I sometimes think one shouldn’t take the Tea Party too seriously (although Chomsky has warned they are a force to be feared for what they might become). These aren’t people who are used to the hard long battles that is required from a protest movement. There are too many forces battling each other within the conservative movement. There energies are scattered and they’ve been eating their own. The Tea Party movement is losing momentum and the Republican party apparently is now controlled by Fox News. The conservative movement is still a force to be reckoned with, but traditional conservatism is almost entirely out of the game.

    I don’t think the insurance companies behind the Republican obstruction of health care reform are dissatisfied with the results. They played both sides of the field and rigged the game so that they couldn’t lose, but it’s hard to tell whether the average American (whether conservative or liberal) has won anything worth winning.

  2. Thanks for the comment! The average Tea Party attendee has their heart in the right place in keeping an eye on government and all it’s doings but simulataneously they are more than comfortable with turning a blind eye to the excesses of business, as that’s the “American Way”. Yet any attempt to remove the blinkers is met with scorn, and the above mentioned “commie”, “socialist”, “more left wing that lenin” remarks that leaves me stunned. It is a totalising critique that seems impossible to argue against because of its inanity.

    Time and time again, history has shown that it is easier to scaremonger and instill the potent weapon of fear, than it is to give reasoned information. That’s why Fox News has taken off, they disseminate half-baked ideas which draws the viewer in closer, and whilst they have them in their arms they say that everyone else is lying to them, only Fox can be trusted. It frustrates and slightly sickens me that someone so vile and mallicious as Glenn Beck and Rush can have so much power amongst the people who watch/listen to them.

    How Obama has managed to rise above all the anger and hate I do not know, the man has the patience of a saint. Though he’s most probably doing something Muslim/Kenyan/Socialisty to notice……sigh.

    Parties in the US are shifted more to the right than in England, so even the Democrats, as you rightly said are more centre than left-wing. Are you more left wing again? I ask because of your (oh so correct) view on big business.

    It truly amazes me just how real the anger is surrounding the conservative ideologues; it doesn’t seem like partisan posturing for the most part, but true deep seated anger. I don’t know about you, but I don’t think it is down to race, but I might just be projecting my feelings onto other people.

    I liked the comparison of the Republican healthcare opposition to a suicide mission; just like a Kamikaze pilot they will gain momentum until something explosive happens. But it seems that the protests have really touched a nerve of the ‘average’ (ho ho ho) American, as they still are running scared from the Reds, still distrust the accountable government, still get caught up in paroxysms of hyperbole. Most don’t know why they’re angry, but by gosh they are.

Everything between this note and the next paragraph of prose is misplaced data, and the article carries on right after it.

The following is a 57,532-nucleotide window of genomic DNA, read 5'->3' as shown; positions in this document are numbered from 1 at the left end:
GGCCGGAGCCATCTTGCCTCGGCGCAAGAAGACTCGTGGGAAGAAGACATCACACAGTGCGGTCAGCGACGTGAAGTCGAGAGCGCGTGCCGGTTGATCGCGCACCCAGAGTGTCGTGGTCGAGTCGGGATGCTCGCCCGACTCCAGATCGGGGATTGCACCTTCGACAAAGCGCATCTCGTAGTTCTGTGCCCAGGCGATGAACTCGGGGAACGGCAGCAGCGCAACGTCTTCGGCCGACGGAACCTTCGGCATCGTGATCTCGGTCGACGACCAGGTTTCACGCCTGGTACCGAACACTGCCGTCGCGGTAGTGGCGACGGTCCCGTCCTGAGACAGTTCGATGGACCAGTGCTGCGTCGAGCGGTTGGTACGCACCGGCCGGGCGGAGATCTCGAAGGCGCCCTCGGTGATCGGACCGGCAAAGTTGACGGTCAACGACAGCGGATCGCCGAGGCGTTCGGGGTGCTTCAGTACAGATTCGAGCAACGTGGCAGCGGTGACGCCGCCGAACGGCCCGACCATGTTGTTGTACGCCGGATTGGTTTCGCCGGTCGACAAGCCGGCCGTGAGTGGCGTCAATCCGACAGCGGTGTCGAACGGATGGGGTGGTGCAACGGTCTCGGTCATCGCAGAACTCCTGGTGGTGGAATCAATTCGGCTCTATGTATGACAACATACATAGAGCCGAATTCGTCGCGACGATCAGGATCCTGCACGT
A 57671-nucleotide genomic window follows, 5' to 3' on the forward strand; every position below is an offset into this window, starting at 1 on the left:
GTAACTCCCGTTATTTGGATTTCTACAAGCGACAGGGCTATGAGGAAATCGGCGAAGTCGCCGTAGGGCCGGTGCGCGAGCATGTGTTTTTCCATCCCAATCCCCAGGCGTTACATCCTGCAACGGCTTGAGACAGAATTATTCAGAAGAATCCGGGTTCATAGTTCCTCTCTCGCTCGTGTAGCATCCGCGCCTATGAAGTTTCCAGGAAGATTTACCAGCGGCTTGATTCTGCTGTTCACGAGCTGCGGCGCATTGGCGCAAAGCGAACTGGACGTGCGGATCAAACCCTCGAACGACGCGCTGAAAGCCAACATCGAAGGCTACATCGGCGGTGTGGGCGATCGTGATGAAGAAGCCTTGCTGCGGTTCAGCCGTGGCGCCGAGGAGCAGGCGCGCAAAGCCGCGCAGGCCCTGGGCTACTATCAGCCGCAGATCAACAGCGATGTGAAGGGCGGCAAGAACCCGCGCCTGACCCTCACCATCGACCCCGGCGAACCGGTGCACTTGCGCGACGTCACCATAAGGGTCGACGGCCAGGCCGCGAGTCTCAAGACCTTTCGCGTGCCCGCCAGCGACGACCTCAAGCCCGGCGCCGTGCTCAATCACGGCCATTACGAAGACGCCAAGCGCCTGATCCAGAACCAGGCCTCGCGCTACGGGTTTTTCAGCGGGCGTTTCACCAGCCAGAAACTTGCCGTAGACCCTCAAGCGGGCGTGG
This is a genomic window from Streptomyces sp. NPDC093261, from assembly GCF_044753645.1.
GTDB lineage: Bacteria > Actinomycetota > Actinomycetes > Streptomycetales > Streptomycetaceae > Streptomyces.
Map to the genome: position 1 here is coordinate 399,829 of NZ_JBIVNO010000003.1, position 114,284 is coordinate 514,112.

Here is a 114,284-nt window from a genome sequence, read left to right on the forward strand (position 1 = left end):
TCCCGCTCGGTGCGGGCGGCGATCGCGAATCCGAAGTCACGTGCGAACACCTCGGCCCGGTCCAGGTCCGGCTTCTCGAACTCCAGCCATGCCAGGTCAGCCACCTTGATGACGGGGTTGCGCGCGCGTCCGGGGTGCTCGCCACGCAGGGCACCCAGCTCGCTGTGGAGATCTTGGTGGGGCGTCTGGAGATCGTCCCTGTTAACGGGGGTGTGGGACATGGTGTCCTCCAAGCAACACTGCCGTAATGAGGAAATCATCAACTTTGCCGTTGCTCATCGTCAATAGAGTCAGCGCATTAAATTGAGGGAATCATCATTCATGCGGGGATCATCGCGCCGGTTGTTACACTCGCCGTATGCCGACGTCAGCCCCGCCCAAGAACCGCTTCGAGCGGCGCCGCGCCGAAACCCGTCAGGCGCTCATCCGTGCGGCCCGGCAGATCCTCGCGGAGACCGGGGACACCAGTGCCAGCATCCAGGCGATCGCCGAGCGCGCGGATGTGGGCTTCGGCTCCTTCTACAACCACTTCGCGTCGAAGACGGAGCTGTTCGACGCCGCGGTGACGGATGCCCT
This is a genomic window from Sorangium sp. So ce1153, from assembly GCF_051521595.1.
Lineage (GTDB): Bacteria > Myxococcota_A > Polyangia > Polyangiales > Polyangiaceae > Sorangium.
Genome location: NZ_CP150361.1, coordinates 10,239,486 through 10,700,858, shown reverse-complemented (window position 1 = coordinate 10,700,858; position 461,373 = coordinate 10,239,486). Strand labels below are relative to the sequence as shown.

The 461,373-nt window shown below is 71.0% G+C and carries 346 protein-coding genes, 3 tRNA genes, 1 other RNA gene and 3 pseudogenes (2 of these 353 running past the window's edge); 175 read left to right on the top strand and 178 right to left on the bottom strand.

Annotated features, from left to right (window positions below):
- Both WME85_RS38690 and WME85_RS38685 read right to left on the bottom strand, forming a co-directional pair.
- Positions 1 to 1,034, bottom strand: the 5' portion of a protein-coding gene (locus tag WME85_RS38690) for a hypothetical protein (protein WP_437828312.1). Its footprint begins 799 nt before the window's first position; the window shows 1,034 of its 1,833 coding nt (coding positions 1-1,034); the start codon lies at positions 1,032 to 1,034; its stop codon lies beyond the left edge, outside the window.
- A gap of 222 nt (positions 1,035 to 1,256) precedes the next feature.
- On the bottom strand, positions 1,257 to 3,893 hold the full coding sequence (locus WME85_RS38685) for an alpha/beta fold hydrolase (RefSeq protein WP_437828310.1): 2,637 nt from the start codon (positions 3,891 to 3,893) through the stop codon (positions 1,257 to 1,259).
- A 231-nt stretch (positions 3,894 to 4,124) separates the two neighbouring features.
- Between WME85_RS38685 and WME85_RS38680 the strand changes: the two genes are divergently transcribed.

• The polls I’ve seen show the Tea Party really isn’t all that concerned about big government. Even ignoring that they’ve become controled by Republicans who are the big government, all you have to do is look at their concerns. They talk fiscal conservatism, but all Republicans talk fiscal conservatism. Talk is just talk. The only fiscal conservative Republican I know of in Washington is Ron Paul, but the Tea Party only supports him around 28% whereas they support the fically liberal neocon Bush at around 60%.

      When looking at specific issues, Tea Party protesters are mostly just worried about the possibility of unemployment and other economic problems that might impact them personally. What is interesting is that poor minorities have been hit the hardest by the economic downturn, but poor minorities are underrepresented in the Tea Party. The Tea Party is against taxes because of fear and not because of principle. Of all the social programs, medicare and medicaid are the most expensive. When asked about these, Tea Party supporters said they didn’t want these programs cut because many of them are older people who use medicare and medicaid.

      Bill Maher made some insightful and humorous comments about the Tea Party:

      This may seem hypocritical, but it’s the standard attitude of mainstream conservatives. Fiscal conservatism goes out the window when a cherished program is questioned. The Republican party won’t get rid of Social Security or farm subsidies because the Republican voters depend on these programs. The Republican party won’t decrease funding on the military and they actually love nothing more than to make the military bigger.

      The fact of the matter is that polls show that Republicans don’t like big government when a Democrat is president. This partisan criticism is magnified because of the economy, but you might have noticed that most of these conservatives weren’t protesting Bush. They didn’t protest Bush’s bailouts. When Bush was trampling all over the Constitution (Patriot Act, free speech zones, seizure of legally owned guns), most of these conservatives weren’t crying about the destruction of America. The Tea Party claims not to be merely a Republican political movement, but obviously it is.

      Yes, they are hypocrites. And, yes, they’re complaints should be taken seriously. Chomsky understands this better than anyone. Chomsky has warned liberals to not ridicule the Tea Party protesters. I thought he was just being an overly serious intellectual, but he recently explained his reasons.